Strange building on Icelandic island dubbed 'world's loneliest house'
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On a hillside in the middle of nowhere on an island off the coast of Iceland there sits a house, and that house is surrounded by bizarre mystery and intrigue, dubbed by some as the ‘world’s loneliest house’.
That got your interest at all, then?
It sounds like the beginning of some strange Scandinavian horror film in which a group of over-adventurous teenagers travel out there to meet their doom, but it’s a real place and it looks exactly as you might imagine.
The house is on the island of Elliðaey, to the south of the Icelandic mainland, and it’s been the subject of some pretty wild speculation in the years since the first viral pictures emerged.
Some believed it was the creation of an eccentric billionaire, who had decided that this was his bolthole in the event of a nuclear war or another unspecified apocalyptic event.
Others thought that the remote location was the home of some religious hermit, who had sworn to a life of solitude and contemplation.
Still others believed that the home was built for the madcap Icelandic musician Bjork and gifted to her by the Icelandic government.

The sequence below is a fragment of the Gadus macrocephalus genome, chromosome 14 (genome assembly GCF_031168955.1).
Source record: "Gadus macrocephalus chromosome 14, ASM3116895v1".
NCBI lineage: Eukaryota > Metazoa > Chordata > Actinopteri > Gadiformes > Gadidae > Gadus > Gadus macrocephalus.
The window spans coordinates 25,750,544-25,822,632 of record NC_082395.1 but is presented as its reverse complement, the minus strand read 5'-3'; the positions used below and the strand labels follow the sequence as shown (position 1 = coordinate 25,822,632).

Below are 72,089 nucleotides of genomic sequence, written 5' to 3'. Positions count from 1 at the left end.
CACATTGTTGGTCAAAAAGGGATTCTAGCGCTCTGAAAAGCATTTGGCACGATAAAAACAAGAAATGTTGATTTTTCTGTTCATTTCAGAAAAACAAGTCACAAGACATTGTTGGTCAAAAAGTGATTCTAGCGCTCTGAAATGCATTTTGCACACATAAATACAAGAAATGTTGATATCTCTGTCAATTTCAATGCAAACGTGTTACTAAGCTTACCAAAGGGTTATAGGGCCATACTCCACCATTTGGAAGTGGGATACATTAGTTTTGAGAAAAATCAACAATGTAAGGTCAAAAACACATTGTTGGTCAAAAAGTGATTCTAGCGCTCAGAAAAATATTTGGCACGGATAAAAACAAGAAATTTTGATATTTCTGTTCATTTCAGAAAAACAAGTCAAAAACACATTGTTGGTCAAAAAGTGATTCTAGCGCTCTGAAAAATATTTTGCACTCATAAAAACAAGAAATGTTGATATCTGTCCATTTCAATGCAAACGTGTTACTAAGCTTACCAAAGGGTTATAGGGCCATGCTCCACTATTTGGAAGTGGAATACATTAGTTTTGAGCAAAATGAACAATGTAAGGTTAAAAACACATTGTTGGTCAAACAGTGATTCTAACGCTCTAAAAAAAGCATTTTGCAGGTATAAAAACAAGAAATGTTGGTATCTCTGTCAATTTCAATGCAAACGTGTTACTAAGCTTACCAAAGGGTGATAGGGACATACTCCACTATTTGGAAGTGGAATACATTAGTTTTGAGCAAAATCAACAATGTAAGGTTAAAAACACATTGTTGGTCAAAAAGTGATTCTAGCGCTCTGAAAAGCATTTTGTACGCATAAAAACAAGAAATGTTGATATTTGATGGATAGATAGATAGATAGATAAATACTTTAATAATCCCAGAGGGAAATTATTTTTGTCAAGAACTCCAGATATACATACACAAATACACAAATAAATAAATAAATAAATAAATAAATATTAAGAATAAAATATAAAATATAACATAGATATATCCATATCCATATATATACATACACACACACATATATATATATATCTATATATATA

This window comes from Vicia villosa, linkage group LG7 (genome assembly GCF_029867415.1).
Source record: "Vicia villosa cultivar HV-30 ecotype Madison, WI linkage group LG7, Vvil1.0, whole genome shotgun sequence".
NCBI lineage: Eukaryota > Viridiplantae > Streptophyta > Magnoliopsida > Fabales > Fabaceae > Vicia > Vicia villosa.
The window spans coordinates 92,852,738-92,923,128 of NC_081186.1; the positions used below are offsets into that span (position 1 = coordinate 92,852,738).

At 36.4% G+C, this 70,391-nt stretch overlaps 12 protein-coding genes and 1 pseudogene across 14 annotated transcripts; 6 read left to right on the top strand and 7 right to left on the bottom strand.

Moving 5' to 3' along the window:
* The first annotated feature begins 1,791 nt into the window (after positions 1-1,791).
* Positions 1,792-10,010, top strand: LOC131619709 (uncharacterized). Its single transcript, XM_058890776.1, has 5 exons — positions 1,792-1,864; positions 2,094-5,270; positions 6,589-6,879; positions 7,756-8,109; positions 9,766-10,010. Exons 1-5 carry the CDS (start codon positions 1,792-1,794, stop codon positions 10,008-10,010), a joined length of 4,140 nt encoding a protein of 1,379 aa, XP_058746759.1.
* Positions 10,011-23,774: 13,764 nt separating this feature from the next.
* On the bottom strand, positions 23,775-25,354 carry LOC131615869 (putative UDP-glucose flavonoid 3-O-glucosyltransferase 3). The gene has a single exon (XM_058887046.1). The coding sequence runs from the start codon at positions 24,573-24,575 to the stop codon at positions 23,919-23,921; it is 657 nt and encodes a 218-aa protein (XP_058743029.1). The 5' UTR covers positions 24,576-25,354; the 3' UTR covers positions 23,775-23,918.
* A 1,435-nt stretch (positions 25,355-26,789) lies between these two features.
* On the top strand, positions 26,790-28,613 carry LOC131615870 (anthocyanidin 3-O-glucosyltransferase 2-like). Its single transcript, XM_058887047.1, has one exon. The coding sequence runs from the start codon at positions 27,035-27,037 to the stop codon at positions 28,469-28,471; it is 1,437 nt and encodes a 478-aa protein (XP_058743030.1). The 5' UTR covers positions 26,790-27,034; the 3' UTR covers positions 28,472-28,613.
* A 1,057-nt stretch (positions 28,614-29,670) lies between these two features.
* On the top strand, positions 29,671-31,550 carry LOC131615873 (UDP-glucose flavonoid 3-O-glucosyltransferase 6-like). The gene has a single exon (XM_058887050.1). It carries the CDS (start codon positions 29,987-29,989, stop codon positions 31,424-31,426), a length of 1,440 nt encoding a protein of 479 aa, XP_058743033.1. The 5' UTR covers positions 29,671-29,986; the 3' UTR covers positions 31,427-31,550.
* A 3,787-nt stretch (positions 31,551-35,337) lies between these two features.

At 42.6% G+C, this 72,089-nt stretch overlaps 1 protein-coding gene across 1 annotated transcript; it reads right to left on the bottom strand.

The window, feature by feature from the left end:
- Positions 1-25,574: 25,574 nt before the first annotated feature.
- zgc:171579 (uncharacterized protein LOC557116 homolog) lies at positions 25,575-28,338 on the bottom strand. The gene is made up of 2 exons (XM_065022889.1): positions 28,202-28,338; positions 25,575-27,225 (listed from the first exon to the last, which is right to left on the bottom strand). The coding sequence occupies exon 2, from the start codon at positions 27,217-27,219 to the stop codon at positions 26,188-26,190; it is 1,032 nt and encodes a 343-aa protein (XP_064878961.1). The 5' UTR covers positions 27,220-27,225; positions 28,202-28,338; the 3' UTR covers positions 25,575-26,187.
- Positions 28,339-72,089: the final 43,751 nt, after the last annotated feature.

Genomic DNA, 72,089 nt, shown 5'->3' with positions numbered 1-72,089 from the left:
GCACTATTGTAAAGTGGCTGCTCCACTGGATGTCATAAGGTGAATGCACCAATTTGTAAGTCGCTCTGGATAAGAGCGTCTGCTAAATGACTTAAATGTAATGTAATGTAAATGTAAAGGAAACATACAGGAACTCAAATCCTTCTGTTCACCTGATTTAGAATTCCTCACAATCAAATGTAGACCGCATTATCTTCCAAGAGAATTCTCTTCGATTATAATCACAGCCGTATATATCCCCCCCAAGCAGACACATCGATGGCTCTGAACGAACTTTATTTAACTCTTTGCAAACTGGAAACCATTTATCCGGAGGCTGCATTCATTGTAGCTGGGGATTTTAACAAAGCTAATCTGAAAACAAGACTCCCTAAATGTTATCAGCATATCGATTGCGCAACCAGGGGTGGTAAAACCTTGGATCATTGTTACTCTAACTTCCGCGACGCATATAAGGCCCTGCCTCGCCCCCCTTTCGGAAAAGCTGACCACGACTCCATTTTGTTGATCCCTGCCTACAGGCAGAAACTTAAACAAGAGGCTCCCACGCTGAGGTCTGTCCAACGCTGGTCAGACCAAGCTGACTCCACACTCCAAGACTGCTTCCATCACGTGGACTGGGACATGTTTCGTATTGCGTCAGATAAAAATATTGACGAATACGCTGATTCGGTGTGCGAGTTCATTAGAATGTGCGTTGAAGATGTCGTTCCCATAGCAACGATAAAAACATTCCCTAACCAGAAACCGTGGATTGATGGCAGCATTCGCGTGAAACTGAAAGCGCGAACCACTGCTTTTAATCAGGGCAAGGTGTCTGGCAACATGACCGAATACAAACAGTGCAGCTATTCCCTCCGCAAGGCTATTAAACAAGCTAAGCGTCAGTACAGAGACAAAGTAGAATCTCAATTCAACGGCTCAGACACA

Oh, and for a while there was a theory that the house had simply been photoshopped onto the island before the picture was then posted online.
Whilst we are happy to debunk the last theory there, it is with some sadness that we also tell you that the previous three aren’t true either.
In truth, the actual function of the lonesome location is much more functional – and a little bit less cool – than that.
It’s a lodge set up by a club for puffin hunters.
Yes, the loveable and colourful birds that frequent some areas around Britain during the summer, with their bright beaks and slightly unwieldy nature.
Hunting puffins isn’t illegal in Iceland, even though the seabirds are endangered, so hunters built a lodge on the island in order to have somewhere to sleep during hunts.
It’s not clear whether it is still used as a hunting lodge, or is simply there for touristic purposes these days.
The island itself is uninhabited now, but people did live on there years ago.
The people who did live there actually survived on puffins, as well as through fishing and raising cows. The final full-timers left in the 1930s, and no-one has been there since.
The house was built in 1953 and the famous structure that stands there now was built by the Elliðaey Hunting Association, and served as a base for their grisly operations.
Whilst they don’t have running water, electricity, or just about any modern conveniences, they do have a sauna that is run through collected rainwater, and sits within a lovely nature reserve.
If you want to go out there, but you aren’t a member of a hunting club, there are tours to the island.